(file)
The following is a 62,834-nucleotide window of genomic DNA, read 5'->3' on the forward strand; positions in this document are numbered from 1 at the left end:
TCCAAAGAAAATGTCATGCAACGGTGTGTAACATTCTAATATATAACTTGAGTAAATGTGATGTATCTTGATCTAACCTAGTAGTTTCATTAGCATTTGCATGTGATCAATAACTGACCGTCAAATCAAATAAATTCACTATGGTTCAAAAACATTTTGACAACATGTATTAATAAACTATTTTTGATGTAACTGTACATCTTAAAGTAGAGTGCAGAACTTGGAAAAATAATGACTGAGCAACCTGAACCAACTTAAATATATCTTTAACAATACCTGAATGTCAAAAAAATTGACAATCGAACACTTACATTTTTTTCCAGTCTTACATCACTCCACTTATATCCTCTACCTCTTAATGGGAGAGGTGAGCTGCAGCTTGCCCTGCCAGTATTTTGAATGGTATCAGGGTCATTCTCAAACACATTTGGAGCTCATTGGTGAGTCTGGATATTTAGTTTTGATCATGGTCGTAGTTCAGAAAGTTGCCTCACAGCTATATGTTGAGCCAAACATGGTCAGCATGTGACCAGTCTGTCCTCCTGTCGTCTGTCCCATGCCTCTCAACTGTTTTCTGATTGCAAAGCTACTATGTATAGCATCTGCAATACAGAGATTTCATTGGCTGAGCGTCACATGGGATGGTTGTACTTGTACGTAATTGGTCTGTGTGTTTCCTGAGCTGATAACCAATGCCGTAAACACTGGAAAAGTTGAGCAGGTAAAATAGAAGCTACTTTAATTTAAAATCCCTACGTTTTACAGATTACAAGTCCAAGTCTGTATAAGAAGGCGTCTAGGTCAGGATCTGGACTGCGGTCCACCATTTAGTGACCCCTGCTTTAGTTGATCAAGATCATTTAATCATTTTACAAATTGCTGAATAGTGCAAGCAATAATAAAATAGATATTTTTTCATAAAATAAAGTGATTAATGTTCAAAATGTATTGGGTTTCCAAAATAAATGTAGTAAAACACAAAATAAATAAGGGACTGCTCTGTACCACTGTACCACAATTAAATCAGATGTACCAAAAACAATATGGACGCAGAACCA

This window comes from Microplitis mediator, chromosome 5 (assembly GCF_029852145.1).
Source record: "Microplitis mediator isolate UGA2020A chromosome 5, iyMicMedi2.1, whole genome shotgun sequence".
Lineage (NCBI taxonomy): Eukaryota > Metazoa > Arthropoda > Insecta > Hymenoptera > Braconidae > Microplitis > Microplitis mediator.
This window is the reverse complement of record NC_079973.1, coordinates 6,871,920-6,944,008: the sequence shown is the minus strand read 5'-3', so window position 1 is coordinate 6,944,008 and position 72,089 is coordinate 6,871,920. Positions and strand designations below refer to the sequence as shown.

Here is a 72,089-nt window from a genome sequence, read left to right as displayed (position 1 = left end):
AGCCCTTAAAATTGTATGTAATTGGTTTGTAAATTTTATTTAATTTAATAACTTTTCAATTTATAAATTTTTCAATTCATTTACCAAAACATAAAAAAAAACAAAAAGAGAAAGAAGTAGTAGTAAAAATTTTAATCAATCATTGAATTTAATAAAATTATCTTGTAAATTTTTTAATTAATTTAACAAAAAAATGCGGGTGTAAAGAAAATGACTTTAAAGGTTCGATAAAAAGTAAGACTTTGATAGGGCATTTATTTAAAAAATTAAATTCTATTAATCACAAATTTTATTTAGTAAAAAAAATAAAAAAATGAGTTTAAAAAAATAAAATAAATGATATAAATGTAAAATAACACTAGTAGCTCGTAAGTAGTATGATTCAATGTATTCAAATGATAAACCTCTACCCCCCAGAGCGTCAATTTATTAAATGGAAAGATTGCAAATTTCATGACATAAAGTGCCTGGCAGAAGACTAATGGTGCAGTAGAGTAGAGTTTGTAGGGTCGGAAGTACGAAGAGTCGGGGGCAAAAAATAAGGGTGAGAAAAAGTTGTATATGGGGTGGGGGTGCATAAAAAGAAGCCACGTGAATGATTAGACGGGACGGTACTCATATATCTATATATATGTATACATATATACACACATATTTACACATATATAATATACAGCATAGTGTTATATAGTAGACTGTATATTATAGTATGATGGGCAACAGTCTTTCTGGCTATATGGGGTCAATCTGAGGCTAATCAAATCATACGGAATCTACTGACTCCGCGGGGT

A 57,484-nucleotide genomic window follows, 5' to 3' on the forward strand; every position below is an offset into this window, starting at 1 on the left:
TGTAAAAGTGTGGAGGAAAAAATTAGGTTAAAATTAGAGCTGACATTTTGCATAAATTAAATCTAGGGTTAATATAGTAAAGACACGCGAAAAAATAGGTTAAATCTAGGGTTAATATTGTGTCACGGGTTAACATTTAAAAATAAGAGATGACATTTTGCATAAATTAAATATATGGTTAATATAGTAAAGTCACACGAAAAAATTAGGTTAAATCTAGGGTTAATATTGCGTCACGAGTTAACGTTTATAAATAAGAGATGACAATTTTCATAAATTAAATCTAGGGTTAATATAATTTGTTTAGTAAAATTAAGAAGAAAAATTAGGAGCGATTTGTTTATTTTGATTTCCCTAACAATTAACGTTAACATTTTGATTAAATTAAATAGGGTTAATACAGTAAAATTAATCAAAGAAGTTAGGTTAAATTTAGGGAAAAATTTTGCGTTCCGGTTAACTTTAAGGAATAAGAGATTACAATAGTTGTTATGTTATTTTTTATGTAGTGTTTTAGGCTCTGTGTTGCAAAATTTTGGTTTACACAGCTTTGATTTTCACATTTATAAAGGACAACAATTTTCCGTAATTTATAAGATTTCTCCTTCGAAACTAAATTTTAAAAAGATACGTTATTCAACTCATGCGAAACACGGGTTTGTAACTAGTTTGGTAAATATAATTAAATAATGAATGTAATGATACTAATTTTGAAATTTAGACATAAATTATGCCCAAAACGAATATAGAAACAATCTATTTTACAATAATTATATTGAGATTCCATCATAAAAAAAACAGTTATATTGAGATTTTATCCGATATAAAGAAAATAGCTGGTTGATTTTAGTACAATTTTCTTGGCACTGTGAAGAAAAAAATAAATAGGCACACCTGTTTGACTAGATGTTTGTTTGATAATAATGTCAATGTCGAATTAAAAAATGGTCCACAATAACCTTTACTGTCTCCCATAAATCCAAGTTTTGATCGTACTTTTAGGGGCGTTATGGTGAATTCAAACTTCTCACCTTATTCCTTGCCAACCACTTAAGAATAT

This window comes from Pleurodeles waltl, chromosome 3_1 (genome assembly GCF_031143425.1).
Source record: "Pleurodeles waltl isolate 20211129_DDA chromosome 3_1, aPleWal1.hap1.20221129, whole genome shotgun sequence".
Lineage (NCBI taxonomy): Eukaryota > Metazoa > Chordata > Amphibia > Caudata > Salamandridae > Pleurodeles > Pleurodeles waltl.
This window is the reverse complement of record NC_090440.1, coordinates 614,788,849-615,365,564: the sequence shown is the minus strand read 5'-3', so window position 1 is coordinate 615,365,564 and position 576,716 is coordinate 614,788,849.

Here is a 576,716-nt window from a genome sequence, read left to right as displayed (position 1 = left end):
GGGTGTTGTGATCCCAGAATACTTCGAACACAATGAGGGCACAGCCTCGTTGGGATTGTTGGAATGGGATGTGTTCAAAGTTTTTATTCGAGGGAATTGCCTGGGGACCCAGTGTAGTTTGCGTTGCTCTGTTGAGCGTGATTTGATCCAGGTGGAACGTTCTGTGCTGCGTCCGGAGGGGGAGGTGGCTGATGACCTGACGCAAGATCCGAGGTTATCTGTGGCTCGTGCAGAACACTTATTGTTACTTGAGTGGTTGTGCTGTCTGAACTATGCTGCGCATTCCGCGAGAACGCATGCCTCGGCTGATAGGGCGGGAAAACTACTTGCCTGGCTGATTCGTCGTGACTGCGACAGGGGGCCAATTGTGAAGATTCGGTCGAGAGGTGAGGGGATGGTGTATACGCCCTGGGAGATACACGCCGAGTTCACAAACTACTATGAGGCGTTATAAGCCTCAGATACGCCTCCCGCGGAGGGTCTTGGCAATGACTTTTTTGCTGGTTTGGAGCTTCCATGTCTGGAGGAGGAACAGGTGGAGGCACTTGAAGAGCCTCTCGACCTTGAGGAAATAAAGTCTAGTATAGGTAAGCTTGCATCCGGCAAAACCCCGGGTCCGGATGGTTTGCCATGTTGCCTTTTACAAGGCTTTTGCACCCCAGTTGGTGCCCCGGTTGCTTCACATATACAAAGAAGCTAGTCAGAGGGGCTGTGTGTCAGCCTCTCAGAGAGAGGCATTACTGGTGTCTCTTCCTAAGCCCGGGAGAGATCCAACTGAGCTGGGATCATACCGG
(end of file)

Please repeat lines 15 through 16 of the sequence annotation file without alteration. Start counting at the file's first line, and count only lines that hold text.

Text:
Here is a 576,716-nt window from a genome sequence, read left to right as displayed (position 1 = left end):
GGGTGTTGTGATCCCAGAATACTTCGAACACAATGAGGGCACAGCCTCGTTGGGATTGTTGGAATGGGATGTGTTCAAAGTTTTTATTCGAGGGAATTGCCTGGGGACCCAGTGTAGTTTGCGTTGCTCTGTTGAGCGTGATTTGATCCAGGTGGAACGTTCTGTGCTGCGTCCGGAGGGGGAGGTGGCTGATGACCTGACGCAAGATCCGAGGTTATCTGTGGCTCGTGCAGAACACTTATTGTTACTTGAGTGGTTGTGCTGTCTGAACTATGCTGCGCATTCCGCGAGAACGCATGCCTCGGCTGATAGGGCGGGAAAACTACTTGCCTGGCTGATTCGTCGTGACTGCGACAGGGGGCCAATTGTGAAGATTCGGTCGAGAGGTGAGGGGATGGTGTATACGCCCTGGGAGATACACGCCGAGTTCACAAACTACTATGAGGCGTTATAAGCCTCAGATACGCCTCCCGCGGAGGGTCTTGGCAATGACTTTTTTGCTGGTTTGGAGCTTCCATGTCTGGAGGAGGAACAGGTGGAGGCACTTGAAGAGCCTCTCGACCTTGAGGAAATAAAGTCTAGTATAGGTAAGCTTGCATCCGGCAAAACCCCGGGTCCGGATGGTTTGCCATGTTGCCTTTTACAAGGCTTTTGCACCCCAGTTGGTGCCCCGGTTGCTTCACATATACAAAGAAGCTAGTCAGAGGGGCTGTGTGTCAGCCTCTCAGAGAGAGGCATTACTGGTGTCTCTTCCTAAGCCCGGGAGAGATCCAACTGAGCTGGGATCATACCGG